Songs from a Northern Garden

by Bliss Carman




In a garden over Grand Pré, dewy in the morning sun,
Here in earliest September with the summer nearly done,
Musing on the lovely world and all its beauties, one by one!

Bluets, marigolds, and asters, scarlet poppies, purple phlox,—
Who knows where the key is hidden to those frail yet perfect locks


In the tacit doors of being where the soul stands still and knocks?

There is Blomidon's blue sea-wall, set to guard the turbid straits
Where the racing tides have entry; but who keeps for us the gates
In the mighty range of silence where man's spirit calls and waits?

Where is Glooscaap? There's a legend of that saviour of the West,


The benign one, whose all-wisdom loved beasts well, though men the best,
Whom the tribes of Minas leaned on, and their villages had rest.

Once the lodges were defenceless, all the warriors being gone
On a hunting or adventure. Like a panther on a fawn,
On the helpless stole a war-band, ambushed to attack at dawn.


But with night came Glooscaap. Sleeping he surprised them; waved his
Through the summer leaves descended a great frost, as white as snow;
Sealed their slumber to eternal peace and stillness long ago.

Then a miracle. Among them, while still death undid their thews,
Slept a captive with her children. Such the magic he could use,


She arose unharmed with morning, and departing, told the news.

He, too, when the mighty Beaver had the country for his pond,
All the way from the Pereau here to Bass River and beyond,
Stoned the rascal; drained the Basin; routed out that vagabond.

You can see yourself Five Islands Glooscaap flung at him that day,


When from Blomidon to Sharp he tore the Beaver's dam away,—
Cleared the channel, and the waters thundered out into the bay.

(Do we idle, little children? Ah, well, there is hope, maybe,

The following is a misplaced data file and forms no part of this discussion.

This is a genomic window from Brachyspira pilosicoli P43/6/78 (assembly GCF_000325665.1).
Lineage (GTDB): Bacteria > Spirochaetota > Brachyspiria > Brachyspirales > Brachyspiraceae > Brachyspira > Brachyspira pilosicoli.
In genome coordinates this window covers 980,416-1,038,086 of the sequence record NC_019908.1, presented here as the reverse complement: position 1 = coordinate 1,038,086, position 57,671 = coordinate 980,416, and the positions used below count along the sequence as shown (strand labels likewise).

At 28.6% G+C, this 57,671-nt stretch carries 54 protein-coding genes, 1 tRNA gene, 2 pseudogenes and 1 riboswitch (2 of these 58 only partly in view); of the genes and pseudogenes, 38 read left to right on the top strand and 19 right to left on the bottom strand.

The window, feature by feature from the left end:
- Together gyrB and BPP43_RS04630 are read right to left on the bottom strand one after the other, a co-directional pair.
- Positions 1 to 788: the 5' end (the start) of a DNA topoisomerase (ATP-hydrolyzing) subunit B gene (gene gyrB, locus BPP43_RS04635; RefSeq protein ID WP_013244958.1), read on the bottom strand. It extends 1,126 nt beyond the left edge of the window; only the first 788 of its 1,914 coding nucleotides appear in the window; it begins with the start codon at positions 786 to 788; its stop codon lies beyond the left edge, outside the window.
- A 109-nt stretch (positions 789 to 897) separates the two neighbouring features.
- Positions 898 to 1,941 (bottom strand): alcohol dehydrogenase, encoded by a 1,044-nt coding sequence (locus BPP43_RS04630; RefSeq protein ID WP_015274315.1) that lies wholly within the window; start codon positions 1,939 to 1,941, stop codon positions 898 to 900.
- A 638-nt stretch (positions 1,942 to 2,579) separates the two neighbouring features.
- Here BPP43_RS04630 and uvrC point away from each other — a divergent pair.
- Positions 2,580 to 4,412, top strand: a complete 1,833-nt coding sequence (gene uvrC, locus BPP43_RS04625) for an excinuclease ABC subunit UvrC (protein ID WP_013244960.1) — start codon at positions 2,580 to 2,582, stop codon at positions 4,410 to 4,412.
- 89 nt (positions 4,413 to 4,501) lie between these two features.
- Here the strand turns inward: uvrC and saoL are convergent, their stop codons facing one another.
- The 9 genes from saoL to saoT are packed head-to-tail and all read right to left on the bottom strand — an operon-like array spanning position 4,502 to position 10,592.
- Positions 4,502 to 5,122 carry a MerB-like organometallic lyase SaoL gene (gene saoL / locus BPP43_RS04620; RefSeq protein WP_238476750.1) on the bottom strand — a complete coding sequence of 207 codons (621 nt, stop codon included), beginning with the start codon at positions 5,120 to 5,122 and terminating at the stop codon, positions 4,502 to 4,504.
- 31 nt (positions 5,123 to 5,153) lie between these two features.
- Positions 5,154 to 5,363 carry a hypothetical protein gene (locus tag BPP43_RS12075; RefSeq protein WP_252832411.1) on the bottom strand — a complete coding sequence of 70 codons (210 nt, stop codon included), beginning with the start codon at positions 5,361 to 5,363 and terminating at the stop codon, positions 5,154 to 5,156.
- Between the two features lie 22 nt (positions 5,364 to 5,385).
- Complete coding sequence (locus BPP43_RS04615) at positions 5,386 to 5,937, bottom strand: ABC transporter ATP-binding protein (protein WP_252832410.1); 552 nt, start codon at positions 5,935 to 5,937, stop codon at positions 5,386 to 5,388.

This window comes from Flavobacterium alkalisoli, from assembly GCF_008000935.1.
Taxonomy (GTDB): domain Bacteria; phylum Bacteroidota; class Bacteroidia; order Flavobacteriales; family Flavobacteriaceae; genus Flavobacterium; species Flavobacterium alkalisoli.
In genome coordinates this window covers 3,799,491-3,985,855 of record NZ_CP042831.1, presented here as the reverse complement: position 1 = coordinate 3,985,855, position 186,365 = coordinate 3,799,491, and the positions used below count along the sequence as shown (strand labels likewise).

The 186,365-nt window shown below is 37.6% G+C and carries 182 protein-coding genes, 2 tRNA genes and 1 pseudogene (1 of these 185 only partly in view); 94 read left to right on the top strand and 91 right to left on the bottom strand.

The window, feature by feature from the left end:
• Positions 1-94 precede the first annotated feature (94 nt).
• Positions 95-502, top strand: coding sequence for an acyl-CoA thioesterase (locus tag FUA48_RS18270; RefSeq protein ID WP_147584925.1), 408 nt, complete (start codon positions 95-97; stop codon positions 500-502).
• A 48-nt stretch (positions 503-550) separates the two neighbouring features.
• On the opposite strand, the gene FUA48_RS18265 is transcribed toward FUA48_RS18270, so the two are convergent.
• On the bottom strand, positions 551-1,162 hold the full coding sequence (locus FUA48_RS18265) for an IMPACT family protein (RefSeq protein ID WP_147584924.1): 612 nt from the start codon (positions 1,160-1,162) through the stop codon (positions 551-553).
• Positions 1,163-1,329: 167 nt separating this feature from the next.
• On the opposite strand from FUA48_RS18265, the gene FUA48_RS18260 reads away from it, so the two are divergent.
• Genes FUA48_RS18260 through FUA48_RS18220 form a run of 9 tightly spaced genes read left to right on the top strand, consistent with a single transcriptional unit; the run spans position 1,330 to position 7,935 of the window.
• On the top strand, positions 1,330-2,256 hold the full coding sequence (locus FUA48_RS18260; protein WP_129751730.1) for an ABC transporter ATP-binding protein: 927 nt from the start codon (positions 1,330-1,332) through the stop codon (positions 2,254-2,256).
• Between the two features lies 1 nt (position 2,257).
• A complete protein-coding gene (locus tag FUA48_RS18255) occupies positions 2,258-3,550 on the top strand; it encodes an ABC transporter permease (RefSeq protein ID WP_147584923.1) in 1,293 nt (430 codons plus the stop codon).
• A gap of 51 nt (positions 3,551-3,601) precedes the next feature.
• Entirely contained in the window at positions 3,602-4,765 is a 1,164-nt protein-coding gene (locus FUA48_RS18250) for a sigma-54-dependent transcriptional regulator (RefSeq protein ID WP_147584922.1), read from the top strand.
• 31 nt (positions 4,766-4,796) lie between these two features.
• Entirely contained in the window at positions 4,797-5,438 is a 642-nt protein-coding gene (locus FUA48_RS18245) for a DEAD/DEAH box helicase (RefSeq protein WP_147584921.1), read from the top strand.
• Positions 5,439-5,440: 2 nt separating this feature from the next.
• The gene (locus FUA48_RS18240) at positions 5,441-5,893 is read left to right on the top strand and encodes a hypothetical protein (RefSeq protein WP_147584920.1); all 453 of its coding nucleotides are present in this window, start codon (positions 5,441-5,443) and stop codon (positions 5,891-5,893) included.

In mere beauty which enraptures just such ne'er-do-wells
as we!
I must go and pick my apples. Malyn will be calling me!)


Here he left us—see the orchards, red and gold in every tree!—
All the land from Gaspereau to Portapique and Cheverie,
All the garden lands of Minas and a passage out to sea.

You can watch the white-sailed vessels through the meadows wind and
All day long the pleasant sunshine, and at night the starry sleep,


While the labouring tides that rest not have their business with the deep!

So I get my myth and legend of a breaker-down of bars,
Putting gateways in the mountains with their thousand-year-old scars,
That the daring and the dauntless might steer outward by the stars.

So my demiurgic hero lays a frost on all our fears.


Dead the grisly superstition, dead the bigotry of years,
Dead the tales that frighten children, when the pure white light appears.

Thus did Glooscaap of the mountains. What doth Balder of the flowers,Balder, the white lord of April, who comes back amid the showersAnd the sunshine to the Northland to revive this earth of ours?


First, how came my garden, where untimely not a leaf may wilt?
For a thousand years the currents trenched the rock and wheeled the silt,
Dredged and filled and smoothed and levelled, toiling that it might be built.

For the moon pulled and the sun pushed on the derrick of the tide;
And a great wind heaved and blustered,—swung the weight round with a


Mining tons of red detritus out of the old mountain side,— 

Bore them down and laid them even by the mouth of stream and rill
For the quiet lowly doorstep, for cemented joist and sill
Of our Grand Pré, where the cattle lead their shadows or lie still.

So my garden floor was founded by the labouring frugal sea,


Deep and virginal as Eden, for the flowers that were to be,
All for my great drowsy poppies and my marigolds and me.

Who had guessed the unsubstantial end and outcome of such toil,—
These, the children of a summer, whom a breath of frost would foil,
I, almost as faint and fleeting as my brothers of the soil?


Did those vague and drafty sea-tides, as they journeyed, feel the surge
Of the prisoned life that filled them seven times full from verge to verge,
Mounting to some far achievement where its ardour might emerge?